CHATHAM COUNTY, N.C. (WGHP) — When Sarah McCombie says, “We are not hipster, we are not cool,” about the music she and her husband, Austin, play, she’s actually trying to sell their product. But, the truth is, the product sells itself.
Sarah and Austin met in Raleigh, while Austin was at NC State and Sarah at Peace College (now William Peace University). They fell in love, got married and started conventional careers – Austin as a financial advisor, Sarah teaching music at a Montessori school. But they kept getting drawn back into music and a few years, ago, they decided to put it all aside and try to develop a career writing and performing their own songs much in the tradition of American folk music under the name Chatham Rabbits.
“There’s a lot of gray hair in our audiences and we really, really try to play to our strengths,” says Sarah.
“No matter how big the space, we try to act like it’s our living room when we’re playing,” adds Austin. And they now have something of a “living room” performance place. They’ve built a structure where they can perform on their farm near Siler City. But it’s been years on the road – as much as 150 days a year – where they built a connection with their fans.
“I also was just really surprised the first time I realized someone who wasn’t a family member friend really loved our music,” says Austin. “I’ll never forget at a show we played – there were like five people there, they just happened to be there. And then we played that same venue again, and there was five times that amount of people there and it was a result of those people telling their friends, ‘Hey, this music is awesome.’”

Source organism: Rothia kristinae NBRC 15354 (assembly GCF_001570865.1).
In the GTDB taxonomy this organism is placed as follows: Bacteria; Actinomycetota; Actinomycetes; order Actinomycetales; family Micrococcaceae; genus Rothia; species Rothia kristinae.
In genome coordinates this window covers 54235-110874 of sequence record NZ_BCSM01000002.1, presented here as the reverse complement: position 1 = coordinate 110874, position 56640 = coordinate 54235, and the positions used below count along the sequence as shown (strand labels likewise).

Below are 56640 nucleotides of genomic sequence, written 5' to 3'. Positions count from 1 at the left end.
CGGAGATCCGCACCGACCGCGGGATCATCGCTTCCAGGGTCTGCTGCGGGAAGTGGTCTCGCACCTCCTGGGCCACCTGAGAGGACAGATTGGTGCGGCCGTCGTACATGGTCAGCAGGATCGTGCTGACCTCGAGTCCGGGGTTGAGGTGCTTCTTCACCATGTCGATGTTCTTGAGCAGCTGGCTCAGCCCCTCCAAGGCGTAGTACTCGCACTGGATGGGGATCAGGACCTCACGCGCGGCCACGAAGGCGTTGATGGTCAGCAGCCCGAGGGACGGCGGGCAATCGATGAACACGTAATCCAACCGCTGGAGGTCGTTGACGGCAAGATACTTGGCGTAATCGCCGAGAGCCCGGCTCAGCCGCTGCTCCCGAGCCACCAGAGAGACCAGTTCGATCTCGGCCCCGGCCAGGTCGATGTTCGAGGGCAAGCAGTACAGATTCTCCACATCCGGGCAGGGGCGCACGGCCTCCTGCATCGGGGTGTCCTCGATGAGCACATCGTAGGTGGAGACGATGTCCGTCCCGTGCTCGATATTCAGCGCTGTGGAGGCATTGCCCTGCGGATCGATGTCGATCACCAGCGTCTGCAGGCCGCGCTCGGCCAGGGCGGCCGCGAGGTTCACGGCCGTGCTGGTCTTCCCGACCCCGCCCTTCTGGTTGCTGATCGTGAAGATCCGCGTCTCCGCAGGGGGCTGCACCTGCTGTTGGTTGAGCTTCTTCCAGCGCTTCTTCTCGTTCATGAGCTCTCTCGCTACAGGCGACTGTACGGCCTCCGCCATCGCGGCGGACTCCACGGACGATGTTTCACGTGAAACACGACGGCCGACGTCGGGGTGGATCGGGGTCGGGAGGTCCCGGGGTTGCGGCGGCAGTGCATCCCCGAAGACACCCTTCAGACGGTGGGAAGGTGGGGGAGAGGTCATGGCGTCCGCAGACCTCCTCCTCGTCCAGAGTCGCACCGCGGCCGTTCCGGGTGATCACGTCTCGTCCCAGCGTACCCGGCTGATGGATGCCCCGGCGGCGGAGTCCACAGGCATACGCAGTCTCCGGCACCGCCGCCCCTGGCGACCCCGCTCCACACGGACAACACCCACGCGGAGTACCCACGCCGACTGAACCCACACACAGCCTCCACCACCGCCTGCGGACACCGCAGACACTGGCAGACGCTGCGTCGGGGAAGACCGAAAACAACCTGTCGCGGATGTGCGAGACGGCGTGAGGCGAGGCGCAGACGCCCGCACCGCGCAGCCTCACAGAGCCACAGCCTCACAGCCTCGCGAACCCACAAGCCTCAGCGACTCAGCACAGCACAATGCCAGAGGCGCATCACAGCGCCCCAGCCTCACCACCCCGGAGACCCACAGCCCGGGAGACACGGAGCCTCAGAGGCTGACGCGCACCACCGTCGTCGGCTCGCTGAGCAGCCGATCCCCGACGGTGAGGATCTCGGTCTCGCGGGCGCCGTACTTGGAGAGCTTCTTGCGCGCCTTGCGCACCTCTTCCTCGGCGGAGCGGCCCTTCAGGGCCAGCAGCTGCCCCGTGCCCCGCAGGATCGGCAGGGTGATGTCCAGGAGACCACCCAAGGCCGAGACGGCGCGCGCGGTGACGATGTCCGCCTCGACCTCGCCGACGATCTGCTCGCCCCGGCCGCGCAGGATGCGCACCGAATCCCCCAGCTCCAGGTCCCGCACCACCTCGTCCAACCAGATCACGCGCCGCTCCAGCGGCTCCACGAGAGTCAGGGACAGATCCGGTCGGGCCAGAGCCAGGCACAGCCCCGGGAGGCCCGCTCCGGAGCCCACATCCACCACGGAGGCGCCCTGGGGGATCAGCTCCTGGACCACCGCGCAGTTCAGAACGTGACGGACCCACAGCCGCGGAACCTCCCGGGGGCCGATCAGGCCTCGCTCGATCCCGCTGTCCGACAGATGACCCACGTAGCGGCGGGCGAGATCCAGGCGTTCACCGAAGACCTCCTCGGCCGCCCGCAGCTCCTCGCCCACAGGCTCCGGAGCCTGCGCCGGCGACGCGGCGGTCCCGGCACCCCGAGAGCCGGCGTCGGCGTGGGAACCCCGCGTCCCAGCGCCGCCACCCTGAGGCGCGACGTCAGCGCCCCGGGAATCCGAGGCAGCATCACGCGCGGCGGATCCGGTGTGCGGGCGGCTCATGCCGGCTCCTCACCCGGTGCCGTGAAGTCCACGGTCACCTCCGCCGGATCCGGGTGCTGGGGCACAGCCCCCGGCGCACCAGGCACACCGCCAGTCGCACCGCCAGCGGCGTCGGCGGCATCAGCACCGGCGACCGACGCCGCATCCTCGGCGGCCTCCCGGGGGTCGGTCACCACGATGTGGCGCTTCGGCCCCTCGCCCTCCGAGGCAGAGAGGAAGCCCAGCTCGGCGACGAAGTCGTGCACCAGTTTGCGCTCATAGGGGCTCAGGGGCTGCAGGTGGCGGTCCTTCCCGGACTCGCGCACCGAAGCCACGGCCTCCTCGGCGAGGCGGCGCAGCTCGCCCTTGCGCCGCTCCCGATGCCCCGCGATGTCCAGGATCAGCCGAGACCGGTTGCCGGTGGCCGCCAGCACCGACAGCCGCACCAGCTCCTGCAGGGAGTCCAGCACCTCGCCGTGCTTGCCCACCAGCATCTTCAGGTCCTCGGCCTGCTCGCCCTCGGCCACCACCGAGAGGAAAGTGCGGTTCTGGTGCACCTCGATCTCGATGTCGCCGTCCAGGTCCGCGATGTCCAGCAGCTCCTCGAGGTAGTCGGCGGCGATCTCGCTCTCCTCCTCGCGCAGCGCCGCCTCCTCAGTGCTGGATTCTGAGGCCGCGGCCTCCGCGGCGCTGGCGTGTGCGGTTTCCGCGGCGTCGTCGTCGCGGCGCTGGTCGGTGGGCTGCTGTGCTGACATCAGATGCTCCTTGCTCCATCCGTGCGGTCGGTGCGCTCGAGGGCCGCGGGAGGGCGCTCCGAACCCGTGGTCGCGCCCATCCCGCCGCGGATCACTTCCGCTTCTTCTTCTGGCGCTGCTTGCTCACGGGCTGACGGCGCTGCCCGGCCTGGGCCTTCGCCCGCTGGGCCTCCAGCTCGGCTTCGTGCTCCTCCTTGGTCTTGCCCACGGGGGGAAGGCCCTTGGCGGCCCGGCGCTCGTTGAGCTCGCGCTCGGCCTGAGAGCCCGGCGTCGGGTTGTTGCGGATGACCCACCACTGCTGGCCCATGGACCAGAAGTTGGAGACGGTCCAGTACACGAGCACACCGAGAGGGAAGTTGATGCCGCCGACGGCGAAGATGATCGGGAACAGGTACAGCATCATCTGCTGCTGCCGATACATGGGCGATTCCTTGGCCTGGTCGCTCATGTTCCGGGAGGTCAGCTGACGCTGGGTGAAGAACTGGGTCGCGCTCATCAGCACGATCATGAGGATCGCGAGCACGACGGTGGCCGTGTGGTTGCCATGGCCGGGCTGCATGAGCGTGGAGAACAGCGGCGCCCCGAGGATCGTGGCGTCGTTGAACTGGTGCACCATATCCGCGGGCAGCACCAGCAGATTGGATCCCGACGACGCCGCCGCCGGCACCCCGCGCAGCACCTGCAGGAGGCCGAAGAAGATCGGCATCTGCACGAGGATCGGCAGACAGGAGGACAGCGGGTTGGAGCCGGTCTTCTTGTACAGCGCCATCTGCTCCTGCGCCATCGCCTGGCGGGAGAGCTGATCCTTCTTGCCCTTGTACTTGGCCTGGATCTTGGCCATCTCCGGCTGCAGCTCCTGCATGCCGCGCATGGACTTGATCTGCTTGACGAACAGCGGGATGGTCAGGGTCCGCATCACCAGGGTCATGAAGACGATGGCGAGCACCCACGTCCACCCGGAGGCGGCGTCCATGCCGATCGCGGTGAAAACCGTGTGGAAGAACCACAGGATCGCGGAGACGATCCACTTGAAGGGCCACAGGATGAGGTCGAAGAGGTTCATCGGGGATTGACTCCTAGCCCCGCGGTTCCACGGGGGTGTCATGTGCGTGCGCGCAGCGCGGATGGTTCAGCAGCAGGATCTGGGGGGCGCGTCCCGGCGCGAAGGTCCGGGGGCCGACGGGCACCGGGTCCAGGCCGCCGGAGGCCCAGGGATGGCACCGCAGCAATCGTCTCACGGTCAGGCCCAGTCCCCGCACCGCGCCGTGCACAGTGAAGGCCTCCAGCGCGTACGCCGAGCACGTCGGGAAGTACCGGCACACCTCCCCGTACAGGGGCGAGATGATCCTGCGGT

They attribute much of that success to explaining the story behind each song they write and perform.
“I’ve seen it when we play a song – when we tell a story about the song and then we play it – and someone in the audience is crying. It touches people in a way that words, alone, can’t and music alone, can’t,” Austin says.
So, now, the partners in life are partners in song as they continue to build a career.
“The biggest surprise for me was how well Sarah and I work as business partners,” says Austin, as Sarah responds with a playful, “Shocking!”
“You can be married, you can write music together – all of those things are hard in themselves – but neither of us could predict how we would handle business, together,” he says.
“The challenge of that is, it’s hard for us to turn it off. Sometimes we have to say, ‘Alright, we’re doing a date night tonight and we can’t talk about Chatham Rabbits. And then in the first sentences are like, ‘Hey, what about this show we’re going to book?’ And it just happens.”
Hear some of their songs and where the Chatham Rabbit name came from in this edition of the Buckley Report.